Tracer uptake at sites of bone remodeling has critical value in detection and monitoring of bone lesions. However, structural anatomical imaging technologies such as CT and MR imaging often provide additional information to aid diagnosis. The calcified tissue contrast of CT can be used to rule out suspicious uptake of non-metastatic origin (such as increased tracer uptake at microfractures and benign degeneration).41 On the other hand, the excellent soft-tissue contrast afforded by MR imaging is also useful in that it may lead to identification of additional soft-tissue metastases outside of the skeleton.
Within the bone, MR is able to sensitively detect replacement of high-signal fat and marrow cellular material by incipient metastases.42 Thus, this modality has the potential to visualize metastasis in the marrow cavity and early in the bone growth stage, prior to gross bone remodeling detectable by RNB and CT. Nevertheless, MR imaging results may again capture secondary changes in bone and bone marrow, rather than directly visualize the cancer foci itself. Early small reports on the increased sensitivity and specificity of MR and specifically whole-body MR over RNB may point to greater use of this modality for metastatic bone involvement.43,44 These reports indicate anatomically dependent sensitivity for each modality (more rib lesions by RNB and more spinal lesions by MR) suggesting that multiple modalities might best be used in tandem. However, many centers are still in the feasibility stage for comparison of whole-body MR scanning to established techniques.45
Direct visualization of malignant cells rather than secondary bone events may be facilitated using NM techniques that involve the radiolabeling of targeted ligands, be they small molecules or full size antibodies. Such radiotracers facilitate detection of carcinoma through dysregulated cancer cell metabolism or aberrant cell surface receptor expression. The oncological PET tracer 18F-fluorodeoxyglucose (18F-FDG) is the most widely used agent by a significant margin.
Malignantly transformed cells have altered metabolic requirements to furnish their high proliferation rate and altered glycolysis pathways, referred to as the Warburg effect.46,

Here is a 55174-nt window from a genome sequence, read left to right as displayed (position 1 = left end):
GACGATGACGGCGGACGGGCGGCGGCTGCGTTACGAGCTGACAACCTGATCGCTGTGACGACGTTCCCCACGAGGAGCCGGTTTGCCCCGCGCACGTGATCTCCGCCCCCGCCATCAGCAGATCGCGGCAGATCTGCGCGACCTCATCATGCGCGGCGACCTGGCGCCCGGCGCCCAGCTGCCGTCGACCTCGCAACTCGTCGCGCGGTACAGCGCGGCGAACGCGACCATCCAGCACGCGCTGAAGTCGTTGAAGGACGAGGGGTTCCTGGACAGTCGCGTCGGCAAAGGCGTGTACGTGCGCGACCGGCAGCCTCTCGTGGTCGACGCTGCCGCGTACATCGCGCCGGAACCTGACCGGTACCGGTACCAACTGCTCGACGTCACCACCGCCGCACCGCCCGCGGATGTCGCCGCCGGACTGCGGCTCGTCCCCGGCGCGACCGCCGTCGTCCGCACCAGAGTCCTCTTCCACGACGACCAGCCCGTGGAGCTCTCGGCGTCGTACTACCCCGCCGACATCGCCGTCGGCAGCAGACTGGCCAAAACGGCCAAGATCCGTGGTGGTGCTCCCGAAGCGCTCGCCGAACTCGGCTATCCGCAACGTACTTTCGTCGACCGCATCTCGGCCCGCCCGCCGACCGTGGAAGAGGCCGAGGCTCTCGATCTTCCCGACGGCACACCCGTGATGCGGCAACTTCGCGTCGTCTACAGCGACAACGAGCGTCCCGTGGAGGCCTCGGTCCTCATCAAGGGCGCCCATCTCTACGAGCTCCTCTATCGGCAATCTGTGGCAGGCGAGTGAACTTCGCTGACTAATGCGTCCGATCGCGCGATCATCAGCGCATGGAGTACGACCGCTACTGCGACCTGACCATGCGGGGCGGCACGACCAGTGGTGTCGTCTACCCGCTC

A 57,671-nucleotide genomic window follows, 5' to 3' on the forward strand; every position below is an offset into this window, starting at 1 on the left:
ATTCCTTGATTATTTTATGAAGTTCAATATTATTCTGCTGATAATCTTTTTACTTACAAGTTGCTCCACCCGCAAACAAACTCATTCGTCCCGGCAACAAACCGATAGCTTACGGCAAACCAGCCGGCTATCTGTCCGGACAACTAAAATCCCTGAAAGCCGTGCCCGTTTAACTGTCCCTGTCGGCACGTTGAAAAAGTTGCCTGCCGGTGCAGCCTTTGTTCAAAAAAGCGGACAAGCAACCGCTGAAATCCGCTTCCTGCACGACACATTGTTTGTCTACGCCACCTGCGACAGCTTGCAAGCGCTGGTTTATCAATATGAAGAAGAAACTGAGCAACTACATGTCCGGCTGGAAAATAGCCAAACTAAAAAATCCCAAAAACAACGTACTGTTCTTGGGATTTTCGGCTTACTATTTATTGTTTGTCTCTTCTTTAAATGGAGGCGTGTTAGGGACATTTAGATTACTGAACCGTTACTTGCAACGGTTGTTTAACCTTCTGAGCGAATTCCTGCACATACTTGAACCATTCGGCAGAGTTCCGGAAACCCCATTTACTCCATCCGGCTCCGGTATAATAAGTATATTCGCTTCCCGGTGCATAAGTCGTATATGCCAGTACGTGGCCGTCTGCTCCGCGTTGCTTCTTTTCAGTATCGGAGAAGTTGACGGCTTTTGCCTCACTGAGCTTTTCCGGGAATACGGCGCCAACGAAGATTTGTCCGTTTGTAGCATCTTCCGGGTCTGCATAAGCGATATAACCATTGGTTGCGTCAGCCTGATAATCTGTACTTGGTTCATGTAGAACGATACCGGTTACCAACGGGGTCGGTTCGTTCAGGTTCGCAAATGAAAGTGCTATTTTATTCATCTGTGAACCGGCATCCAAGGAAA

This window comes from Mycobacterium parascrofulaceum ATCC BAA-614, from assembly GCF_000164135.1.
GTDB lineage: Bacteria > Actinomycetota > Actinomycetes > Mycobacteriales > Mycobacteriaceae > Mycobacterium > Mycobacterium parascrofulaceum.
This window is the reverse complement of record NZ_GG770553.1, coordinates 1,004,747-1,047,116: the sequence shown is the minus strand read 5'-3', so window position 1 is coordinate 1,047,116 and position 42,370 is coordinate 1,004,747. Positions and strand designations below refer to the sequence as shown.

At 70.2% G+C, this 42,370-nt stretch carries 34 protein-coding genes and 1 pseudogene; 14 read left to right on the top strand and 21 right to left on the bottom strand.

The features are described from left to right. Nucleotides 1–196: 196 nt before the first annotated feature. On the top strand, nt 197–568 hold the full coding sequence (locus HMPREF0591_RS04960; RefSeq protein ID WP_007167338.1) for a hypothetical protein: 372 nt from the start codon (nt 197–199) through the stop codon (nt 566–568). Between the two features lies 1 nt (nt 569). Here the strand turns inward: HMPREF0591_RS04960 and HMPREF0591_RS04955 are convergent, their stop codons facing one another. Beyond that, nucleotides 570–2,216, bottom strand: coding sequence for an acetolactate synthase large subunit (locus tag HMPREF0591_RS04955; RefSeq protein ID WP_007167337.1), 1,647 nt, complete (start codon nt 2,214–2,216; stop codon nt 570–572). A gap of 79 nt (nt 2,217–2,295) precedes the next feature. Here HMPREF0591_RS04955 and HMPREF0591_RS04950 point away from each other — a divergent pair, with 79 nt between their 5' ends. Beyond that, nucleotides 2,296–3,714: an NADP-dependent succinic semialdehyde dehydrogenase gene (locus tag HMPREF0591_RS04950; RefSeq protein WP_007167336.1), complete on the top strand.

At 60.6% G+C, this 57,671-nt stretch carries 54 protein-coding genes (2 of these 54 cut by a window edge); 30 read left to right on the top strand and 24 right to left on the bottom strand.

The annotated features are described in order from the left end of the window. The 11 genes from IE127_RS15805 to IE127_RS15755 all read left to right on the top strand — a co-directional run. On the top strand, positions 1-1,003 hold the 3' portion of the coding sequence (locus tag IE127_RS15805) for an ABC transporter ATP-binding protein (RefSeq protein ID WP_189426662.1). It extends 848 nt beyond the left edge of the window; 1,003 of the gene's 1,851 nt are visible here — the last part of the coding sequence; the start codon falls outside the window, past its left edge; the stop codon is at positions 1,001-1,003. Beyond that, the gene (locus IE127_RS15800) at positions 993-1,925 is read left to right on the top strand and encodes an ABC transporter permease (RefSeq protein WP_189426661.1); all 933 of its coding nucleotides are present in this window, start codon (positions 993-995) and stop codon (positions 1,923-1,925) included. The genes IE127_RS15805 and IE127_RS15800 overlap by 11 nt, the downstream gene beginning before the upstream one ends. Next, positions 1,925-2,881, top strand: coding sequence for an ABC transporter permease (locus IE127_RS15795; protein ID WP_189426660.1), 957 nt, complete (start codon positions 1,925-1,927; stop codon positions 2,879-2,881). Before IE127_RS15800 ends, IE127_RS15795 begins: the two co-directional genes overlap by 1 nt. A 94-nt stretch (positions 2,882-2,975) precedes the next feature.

Metabolic substrates beyond glucose have also been evaluated, most notably Carbon-11 (11C-) and 18F-radiolabeled acetate and choline. These agents identify cancer based upon upregulated lipid synthesis and choline kinase activity, respectively. Synthesis of these compounds is more challenging than commercially available 18F-FDG, further complicated by the 20-minute half-life of the carbon isotope. Due to its reduced glycolytic phenotype, prostate cancer has been the primary application for these agents,58 but adoption of these techniques is not currently widespread.
In addition, there are a plethora of targeting moieties that can be functionalized with single-photon and/or positron-emitting radionuclides to identify and monitor cancer. Enumerating the different agents is well beyond the scope of this article, however only a small minority are in common clinical use for detection of bone metastatic disease (Figure 6). Radioiodine (typically Iodine-131 and/or Iodine-123) is widely used for identification of differentiated thyroid metastases (which continue to accumulate iodine similar to the healthy thyroid). Peptide-based somatostatin analogs are often relied on to target neuroendocrine tumors, which overexpress somatostatin receptor type 2. These peptides are labeled with radiometals, most commonly Indium-111 (111In) for planar imaging and SPECT,59 and Gallium-68 for PET.60 Finally, radioiodine-labeled MIBG has been used to identify metastatic neuroblastoma in children and malignant pheochromocytoma (Figure 7).
Many agents are in the validation stage for lesion detection in early stage clinical trials. For prostate cancer, radiolabeled urea-based small molecules and antibodies targeting prostate-specific membrane antigen (PSMA) have been widely explored.61,
Analysis and quantitation
Qualitative evaluation of whole-body RNB or structural imaging is a relatively straightforward task that requires radiographic identification of abnormal focal uptake. Quantification of disease burden using these methods is considerably more difficult. Despite the challenge, quantitative assessment opens the opportunity to stratify patients’ disease burden, monitor progression and response to therapy, and evaluate novel cancer therapies.67
Ideally, rigorous and universally accepted analysis techniques are applied across patient scans to establish imaging as a biomarker to guide all relevant stages of patient assessment and management.68 A biomarker is a factor that is objectively measured and evaluated as an indicator of normal biological processes, pathogenic processes, or pharmacologic responses to a therapeutic intervention.69 Such an approach has been achieved with the response evaluation criteria in solid tumors (RECIST) criteria for solid tumors established in 2000.70 In this approach, the longest axis of soft-tissue tumor burden is assessed by CT or MR and changes in this value respective to the baseline measurement define categories of outcomes. This criterion defines overall response and progression-free survival in clinical trials as an accepted imaging biomarker for the Food and Drug Administration.